Writing a book is an enormous task. It makes it seem a little less enormous to break it down into stages.
The Basics. Your Elevator Pitch. Some people may balk at this, asking angrily what the Elevator Pitch of War and Peace is. But most books benefit from having a basic premise, a basic something that makes them special. If Tolstoy were looking for a book deal today, he might say something like ‘A group of people search for meaningful lives against the background of Napoleon’s invasion of Russia’. Your Target Readership. Think who the book is for. Managers? Women aged between 20 and 40? People in the IT industry? No book is for everyone. People sometimes think this narrows the focus too much, but I prefer to think of it as concentrating the mind.
The Outline. Having established what you want to say, it’s time to scope out how you are going to do that. I advise people to do two outlines. One is very simple; a page, like a page of contents. Then expand this to five pages of A4 or thirty slides of PowerPoint. I then suggest that potential authors give a talk, or several talks, based on these thirty slides. It gets you thinking about the topic again.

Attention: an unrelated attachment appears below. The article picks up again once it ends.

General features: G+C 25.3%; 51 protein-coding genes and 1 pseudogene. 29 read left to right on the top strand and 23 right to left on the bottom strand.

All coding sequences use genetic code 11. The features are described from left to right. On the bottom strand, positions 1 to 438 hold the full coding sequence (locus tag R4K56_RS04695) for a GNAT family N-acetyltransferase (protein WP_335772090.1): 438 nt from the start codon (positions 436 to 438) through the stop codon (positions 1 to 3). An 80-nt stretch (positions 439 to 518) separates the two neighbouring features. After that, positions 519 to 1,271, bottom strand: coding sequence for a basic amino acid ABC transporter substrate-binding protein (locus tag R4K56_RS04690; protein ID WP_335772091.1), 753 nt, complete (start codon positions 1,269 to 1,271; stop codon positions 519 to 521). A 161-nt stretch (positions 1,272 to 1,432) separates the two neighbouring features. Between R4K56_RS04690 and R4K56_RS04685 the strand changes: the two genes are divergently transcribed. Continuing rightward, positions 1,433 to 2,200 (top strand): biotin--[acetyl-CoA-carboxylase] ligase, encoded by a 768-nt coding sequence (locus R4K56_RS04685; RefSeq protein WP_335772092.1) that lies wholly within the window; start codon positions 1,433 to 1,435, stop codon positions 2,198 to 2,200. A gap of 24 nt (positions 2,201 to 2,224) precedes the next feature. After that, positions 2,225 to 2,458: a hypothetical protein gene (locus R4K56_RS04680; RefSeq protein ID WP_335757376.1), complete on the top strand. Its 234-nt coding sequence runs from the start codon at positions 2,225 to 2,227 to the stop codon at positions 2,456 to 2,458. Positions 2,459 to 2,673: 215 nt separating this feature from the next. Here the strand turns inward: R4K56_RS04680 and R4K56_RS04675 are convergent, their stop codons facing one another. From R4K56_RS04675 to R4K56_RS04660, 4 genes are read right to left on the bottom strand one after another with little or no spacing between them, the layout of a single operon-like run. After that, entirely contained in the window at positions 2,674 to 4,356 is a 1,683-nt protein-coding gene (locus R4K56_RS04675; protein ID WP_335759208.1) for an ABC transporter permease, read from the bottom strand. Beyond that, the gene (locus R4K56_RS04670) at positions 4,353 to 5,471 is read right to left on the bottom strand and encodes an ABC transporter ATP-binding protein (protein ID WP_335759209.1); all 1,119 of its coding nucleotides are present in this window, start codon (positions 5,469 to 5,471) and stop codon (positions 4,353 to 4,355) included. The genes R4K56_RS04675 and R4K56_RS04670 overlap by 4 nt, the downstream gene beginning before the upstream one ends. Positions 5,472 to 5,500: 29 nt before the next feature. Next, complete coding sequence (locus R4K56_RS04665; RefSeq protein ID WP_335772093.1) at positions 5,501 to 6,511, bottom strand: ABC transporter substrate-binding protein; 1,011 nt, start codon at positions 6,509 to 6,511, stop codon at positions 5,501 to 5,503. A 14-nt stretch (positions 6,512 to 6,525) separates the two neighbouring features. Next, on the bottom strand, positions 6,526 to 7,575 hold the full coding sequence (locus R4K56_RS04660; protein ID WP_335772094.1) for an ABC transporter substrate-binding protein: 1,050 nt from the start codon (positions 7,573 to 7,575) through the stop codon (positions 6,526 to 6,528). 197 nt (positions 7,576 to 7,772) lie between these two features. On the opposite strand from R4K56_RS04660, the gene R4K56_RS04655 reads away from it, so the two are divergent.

The First Draft. Ah. Time to sit down and actually write the thing. Follow the outline, and – most important – GET IT DONE. If something doesn’t feel quite right, don’t agonize, write it anyway. If it then feels totally wrong, take it out, but otherwise leave it. You can always come back to it. If you think there needs to be more research on an aspect, do a little bit and stick it in provisionally. The motto at this stage is ‘Perfect is the Enemy of Done.’
The Big Consideration. Live with the First Draft for a bit. Worry away at those bits you felt weren’t quite right. Research those ‘holes’ you know should be there. Tinker with the order if you feel the need to. If you do a lot of reordering, go back and redesign those thirty slides to fit the new shape you have created for the book.
The Second Draft emerges from the consideration above and the piecemeal work you do based on it. Sorted out all the bits you weren’t happy with? Filled all the holes? Happy with the order? Congratulations, you’ve got a Second Draft.
The Final Edit. This is all about elegance, saying all the stuff you’ve already said in a way that is maximally attractive to the reader.
Ghostwriters can help at any or all of these stages, of course.